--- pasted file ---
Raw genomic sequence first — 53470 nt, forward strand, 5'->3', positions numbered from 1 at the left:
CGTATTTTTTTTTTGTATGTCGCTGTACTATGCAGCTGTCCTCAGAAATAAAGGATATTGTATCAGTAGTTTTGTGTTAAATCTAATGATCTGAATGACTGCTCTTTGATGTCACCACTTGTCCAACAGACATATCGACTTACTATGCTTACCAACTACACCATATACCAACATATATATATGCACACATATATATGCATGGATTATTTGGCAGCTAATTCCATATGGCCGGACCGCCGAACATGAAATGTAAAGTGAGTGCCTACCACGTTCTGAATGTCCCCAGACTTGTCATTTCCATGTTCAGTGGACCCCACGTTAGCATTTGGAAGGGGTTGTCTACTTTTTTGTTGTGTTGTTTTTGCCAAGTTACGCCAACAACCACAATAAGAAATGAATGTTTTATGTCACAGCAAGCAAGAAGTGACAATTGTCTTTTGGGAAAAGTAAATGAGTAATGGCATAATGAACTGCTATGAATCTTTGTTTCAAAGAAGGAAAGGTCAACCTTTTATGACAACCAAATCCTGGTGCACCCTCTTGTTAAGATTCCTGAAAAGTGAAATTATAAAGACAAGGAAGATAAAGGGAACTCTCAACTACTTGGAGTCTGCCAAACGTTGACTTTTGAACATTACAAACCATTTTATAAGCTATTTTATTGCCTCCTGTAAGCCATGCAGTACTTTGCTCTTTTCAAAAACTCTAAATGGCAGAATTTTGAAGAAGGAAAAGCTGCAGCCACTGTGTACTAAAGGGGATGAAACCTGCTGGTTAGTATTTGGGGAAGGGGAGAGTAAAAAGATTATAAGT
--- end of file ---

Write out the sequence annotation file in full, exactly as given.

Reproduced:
Raw genomic sequence first — 53470 nt, forward strand, 5'->3', positions numbered from 1 at the left:
CGTATTTTTTTTTTGTATGTCGCTGTACTATGCAGCTGTCCTCAGAAATAAAGGATATTGTATCAGTAGTTTTGTGTTAAATCTAATGATCTGAATGACTGCTCTTTGATGTCACCACTTGTCCAACAGACATATCGACTTACTATGCTTACCAACTACACCATATACCAACATATATATATGCACACATATATATGCATGGATTATTTGGCAGCTAATTCCATATGGCCGGACCGCCGAACATGAAATGTAAAGTGAGTGCCTACCACGTTCTGAATGTCCCCAGACTTGTCATTTCCATGTTCAGTGGACCCCACGTTAGCATTTGGAAGGGGTTGTCTACTTTTTTGTTGTGTTGTTTTTGCCAAGTTACGCCAACAACCACAATAAGAAATGAATGTTTTATGTCACAGCAAGCAAGAAGTGACAATTGTCTTTTGGGAAAAGTAAATGAGTAATGGCATAATGAACTGCTATGAATCTTTGTTTCAAAGAAGGAAAGGTCAACCTTTTATGACAACCAAATCCTGGTGCACCCTCTTGTTAAGATTCCTGAAAAGTGAAATTATAAAGACAAGGAAGATAAAGGGAACTCTCAACTACTTGGAGTCTGCCAAACGTTGACTTTTGAACATTACAAACCATTTTATAAGCTATTTTATTGCCTCCTGTAAGCCATGCAGTACTTTGCTCTTTTCAAAAACTCTAAATGGCAGAATTTTGAAGAAGGAAAAGCTGCAGCCACTGTGTACTAAAGGGGATGAAACCTGCTGGTTAGTATTTGGGGAAGGGGAGAGTAAAAAGATTATAAGT